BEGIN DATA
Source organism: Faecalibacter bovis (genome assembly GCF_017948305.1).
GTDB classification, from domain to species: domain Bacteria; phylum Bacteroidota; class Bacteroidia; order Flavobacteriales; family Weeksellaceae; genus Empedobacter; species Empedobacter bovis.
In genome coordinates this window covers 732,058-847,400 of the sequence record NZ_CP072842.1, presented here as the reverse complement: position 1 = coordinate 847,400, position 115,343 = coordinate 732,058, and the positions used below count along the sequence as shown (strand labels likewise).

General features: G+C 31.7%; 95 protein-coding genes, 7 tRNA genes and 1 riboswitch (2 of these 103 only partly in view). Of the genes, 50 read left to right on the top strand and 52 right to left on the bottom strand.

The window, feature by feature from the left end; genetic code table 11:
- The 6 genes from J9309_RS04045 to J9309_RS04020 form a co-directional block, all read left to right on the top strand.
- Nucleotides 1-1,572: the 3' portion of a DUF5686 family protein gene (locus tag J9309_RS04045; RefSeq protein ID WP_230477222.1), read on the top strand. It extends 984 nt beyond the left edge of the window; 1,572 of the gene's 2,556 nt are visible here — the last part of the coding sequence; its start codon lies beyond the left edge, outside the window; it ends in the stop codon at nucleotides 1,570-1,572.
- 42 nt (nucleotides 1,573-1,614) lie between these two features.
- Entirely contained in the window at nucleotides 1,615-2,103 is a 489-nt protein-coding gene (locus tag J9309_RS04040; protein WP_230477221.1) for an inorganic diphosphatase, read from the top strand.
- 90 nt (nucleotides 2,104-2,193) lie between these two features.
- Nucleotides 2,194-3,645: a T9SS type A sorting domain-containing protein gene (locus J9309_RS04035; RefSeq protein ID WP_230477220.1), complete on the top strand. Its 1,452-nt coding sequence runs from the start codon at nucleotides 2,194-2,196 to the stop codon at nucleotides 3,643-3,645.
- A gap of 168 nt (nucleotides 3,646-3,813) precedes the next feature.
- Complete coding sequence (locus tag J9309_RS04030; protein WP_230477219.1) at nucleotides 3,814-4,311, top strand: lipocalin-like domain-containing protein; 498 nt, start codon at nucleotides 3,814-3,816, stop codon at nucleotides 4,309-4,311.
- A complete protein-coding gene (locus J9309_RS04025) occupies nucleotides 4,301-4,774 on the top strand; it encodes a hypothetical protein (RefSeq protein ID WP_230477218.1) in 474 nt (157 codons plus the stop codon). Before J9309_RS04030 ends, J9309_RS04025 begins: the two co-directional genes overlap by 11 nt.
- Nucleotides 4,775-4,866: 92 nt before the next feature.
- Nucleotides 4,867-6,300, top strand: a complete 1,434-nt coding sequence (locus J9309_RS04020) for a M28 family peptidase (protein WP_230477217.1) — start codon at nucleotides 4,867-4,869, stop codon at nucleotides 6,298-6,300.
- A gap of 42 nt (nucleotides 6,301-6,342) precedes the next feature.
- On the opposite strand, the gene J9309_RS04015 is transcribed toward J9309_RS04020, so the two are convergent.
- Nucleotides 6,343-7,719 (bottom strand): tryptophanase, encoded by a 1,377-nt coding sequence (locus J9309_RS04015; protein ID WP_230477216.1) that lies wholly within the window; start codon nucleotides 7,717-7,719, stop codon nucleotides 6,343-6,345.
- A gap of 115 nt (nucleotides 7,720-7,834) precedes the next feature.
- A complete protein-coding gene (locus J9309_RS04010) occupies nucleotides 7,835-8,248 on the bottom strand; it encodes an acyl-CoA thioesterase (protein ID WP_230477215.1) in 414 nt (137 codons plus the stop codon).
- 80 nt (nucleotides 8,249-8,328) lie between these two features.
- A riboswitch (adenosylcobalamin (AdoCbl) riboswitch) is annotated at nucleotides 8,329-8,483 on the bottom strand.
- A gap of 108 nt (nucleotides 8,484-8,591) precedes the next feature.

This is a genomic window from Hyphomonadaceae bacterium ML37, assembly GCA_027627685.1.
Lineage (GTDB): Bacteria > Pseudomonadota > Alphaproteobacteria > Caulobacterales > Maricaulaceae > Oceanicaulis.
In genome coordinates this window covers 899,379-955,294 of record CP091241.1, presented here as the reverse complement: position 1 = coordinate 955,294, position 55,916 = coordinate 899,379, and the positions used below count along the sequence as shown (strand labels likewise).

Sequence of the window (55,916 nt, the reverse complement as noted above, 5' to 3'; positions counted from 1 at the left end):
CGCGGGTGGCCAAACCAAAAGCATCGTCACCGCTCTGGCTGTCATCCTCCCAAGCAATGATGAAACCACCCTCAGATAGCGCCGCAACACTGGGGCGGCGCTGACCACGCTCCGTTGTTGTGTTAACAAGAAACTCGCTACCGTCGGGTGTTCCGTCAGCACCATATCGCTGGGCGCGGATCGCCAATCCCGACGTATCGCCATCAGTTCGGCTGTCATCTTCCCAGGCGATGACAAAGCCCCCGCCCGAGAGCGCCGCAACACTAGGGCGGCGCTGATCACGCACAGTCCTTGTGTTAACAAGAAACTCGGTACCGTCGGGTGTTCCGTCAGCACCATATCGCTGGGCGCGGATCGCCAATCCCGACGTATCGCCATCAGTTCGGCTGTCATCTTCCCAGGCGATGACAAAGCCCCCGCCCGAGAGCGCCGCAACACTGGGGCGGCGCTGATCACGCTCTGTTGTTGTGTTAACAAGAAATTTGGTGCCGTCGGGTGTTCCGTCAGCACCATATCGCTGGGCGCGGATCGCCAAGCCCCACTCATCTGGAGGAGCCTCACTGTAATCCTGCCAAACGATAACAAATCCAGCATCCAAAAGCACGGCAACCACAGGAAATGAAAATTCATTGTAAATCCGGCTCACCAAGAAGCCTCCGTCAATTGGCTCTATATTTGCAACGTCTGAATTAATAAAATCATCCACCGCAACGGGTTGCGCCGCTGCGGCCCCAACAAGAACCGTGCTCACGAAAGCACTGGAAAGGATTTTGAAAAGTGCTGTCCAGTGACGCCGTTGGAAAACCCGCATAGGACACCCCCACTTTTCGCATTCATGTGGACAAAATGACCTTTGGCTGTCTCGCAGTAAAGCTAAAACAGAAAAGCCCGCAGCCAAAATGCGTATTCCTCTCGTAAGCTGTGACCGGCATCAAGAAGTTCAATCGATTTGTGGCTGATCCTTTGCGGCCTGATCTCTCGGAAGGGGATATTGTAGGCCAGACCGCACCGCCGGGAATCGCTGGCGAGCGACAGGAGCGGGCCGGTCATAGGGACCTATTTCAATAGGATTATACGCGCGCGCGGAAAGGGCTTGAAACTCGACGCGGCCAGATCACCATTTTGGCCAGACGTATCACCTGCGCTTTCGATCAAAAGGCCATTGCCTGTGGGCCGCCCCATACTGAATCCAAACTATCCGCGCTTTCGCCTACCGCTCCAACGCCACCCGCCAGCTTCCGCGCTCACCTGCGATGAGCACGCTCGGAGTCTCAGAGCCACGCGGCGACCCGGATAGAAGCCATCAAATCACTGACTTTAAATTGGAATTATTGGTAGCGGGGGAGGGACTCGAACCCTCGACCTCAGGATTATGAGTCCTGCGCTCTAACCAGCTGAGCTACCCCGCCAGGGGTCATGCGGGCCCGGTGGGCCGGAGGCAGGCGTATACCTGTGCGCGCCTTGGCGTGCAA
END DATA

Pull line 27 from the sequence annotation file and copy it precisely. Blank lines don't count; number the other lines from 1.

In genome coordinates this window covers 899,379-955,294 of record CP091241.1, presented here as the reverse complement: position 1 = coordinate 955,294, position 55,916 = coordinate 899,379, and the positions used below count along the sequence as shown (strand labels likewise).